It’s a commonly asked question: how much ‘should’ you pay for a custom ecommerce website? Business owners like to feel they’re getting value for money - that they’re neither being ripped off, nor sacrificing quality by getting it done on the cheap.
The problem is, you might not completely understand what you’re looking for, what all the terminology means and what the design and build process entails. And if you don’t understand what you’re paying for, you’re likely to be cautious. How do you know what to pay, who to go to and who to trust to deliver the site you want, within budget and to the standard that you need?
Help is at hand! When commissioning a new ecommerce website for your business, here’s what you need to consider:
What are you actually paying for?
We all know someone who ‘does WordPress’ and will offer to build you a website over the weekend for a few hundred pounds. And if what you’re looking for is a basic shop window, a place to showcase your business and give people a way to find and contact you, you might find that this is a cost effective way of getting your business online without having to learn how to do it yourself.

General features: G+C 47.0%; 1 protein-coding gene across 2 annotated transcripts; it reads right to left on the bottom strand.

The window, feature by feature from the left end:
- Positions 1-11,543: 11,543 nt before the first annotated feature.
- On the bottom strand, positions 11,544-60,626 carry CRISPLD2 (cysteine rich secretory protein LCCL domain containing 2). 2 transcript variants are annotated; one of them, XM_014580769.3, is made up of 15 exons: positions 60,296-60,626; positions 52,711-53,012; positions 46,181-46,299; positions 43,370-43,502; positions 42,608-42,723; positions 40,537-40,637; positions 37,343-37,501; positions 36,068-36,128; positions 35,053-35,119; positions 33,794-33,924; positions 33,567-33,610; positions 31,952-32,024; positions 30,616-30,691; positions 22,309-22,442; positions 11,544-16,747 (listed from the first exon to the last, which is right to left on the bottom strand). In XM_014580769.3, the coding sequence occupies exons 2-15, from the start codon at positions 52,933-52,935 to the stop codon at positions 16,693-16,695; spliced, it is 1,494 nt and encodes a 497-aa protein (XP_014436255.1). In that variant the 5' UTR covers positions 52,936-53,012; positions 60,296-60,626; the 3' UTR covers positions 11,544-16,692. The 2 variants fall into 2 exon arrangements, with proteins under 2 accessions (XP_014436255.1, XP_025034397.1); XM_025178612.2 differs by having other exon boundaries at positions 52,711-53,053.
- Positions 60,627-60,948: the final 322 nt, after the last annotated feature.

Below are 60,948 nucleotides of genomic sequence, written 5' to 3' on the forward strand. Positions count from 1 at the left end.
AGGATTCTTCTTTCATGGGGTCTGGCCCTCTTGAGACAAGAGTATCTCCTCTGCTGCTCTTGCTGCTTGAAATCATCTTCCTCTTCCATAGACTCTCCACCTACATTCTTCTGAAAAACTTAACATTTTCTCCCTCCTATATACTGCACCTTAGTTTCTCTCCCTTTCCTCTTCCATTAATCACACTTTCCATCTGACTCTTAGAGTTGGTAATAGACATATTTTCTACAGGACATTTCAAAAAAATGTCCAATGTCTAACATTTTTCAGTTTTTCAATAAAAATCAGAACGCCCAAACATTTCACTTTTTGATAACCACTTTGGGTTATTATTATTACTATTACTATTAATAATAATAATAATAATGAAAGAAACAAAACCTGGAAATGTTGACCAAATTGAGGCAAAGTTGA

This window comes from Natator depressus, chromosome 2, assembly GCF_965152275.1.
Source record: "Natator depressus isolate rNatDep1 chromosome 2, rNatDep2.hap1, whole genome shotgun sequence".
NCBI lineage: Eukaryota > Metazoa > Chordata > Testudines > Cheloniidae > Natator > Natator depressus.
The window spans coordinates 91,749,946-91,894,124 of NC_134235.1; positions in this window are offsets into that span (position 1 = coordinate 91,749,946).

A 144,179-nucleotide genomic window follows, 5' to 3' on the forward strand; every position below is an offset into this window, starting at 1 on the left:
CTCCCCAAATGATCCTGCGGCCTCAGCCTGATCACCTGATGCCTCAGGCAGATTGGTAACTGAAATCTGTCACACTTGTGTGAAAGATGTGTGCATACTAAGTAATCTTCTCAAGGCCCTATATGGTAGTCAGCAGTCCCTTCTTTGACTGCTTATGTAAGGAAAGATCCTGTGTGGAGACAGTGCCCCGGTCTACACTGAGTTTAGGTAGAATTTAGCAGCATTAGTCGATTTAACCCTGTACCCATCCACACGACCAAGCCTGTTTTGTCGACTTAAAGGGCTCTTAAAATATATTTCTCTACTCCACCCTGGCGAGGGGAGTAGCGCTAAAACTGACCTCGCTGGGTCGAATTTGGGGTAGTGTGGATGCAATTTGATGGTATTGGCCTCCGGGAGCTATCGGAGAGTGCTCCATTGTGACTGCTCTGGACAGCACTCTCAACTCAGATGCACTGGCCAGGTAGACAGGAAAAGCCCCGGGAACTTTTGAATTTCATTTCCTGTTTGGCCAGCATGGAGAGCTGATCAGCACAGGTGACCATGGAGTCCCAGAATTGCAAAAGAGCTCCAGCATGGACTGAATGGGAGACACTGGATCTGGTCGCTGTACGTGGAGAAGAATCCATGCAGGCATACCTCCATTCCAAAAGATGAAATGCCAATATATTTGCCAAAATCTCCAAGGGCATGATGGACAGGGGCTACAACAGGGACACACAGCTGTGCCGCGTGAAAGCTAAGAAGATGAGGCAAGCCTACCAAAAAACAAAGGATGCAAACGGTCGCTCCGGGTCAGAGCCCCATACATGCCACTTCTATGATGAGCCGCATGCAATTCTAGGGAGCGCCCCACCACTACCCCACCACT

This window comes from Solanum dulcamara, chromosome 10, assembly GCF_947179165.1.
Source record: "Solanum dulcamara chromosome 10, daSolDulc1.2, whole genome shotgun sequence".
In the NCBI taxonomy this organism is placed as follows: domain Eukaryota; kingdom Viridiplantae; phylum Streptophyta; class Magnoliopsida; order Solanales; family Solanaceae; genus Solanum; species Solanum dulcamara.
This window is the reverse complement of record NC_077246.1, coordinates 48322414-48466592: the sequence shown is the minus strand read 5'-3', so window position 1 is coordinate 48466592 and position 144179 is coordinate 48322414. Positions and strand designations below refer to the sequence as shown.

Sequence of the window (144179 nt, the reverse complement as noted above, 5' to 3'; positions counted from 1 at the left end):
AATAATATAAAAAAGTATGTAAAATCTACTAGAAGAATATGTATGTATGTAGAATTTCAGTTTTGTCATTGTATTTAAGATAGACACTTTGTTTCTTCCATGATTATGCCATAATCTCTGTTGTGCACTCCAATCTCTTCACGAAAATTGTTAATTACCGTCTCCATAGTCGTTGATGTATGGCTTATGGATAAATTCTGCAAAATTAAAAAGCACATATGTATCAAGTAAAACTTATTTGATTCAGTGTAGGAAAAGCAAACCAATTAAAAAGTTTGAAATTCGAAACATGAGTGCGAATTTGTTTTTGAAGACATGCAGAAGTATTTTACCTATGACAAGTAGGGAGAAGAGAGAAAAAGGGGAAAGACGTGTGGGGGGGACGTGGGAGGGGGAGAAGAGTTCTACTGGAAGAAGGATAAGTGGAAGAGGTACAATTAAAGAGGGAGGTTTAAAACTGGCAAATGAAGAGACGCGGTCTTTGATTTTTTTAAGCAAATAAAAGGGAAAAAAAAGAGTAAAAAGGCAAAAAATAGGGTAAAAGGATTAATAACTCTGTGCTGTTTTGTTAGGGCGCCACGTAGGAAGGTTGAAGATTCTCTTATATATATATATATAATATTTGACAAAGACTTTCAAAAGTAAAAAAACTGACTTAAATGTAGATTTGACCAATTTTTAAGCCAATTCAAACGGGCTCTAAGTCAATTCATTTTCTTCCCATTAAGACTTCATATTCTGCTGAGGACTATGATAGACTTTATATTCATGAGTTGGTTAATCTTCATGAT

But when you’re looking to build an ecommerce site, you need more that a website that looks pretty. Whilst you may be able to get something live by DIY or on the cheap, it will be missing all the experience and expertise needed in terms user experience and marketing capability.
The issue with using a cheap website designer (or going down the DIY route) is that they will:
• Not have the experience to build a website optimised for conversion rate (the % of people who visit and buy)
• They will use a pre-designed template which will deliver a fixed customer journey
When you work with an ecommerce website designer, you are paying for their experience of knowing how ecommerce customers use websites.
You’re also paying for an ongoing relationship with the designer, who understands that an ecommerce site is a living beast that will evolve over time as audiences, trends and products change.
When you work with a typical web designer, you come up with a brief, then they give you a quote and carry out the work. But once you then have that finished website, they wish you good luck with it and move on to their next project. If you want to make any changes, or add functionality (e.g. linking it to reporting software) they will then charge you an hourly fee.
As online shopping constantly evolves, so should your website: in line with the data and how customers are using your site. So you want to be able to have changes made to the website quickly and easily - without having to work out how much your web designer will charge you for each one!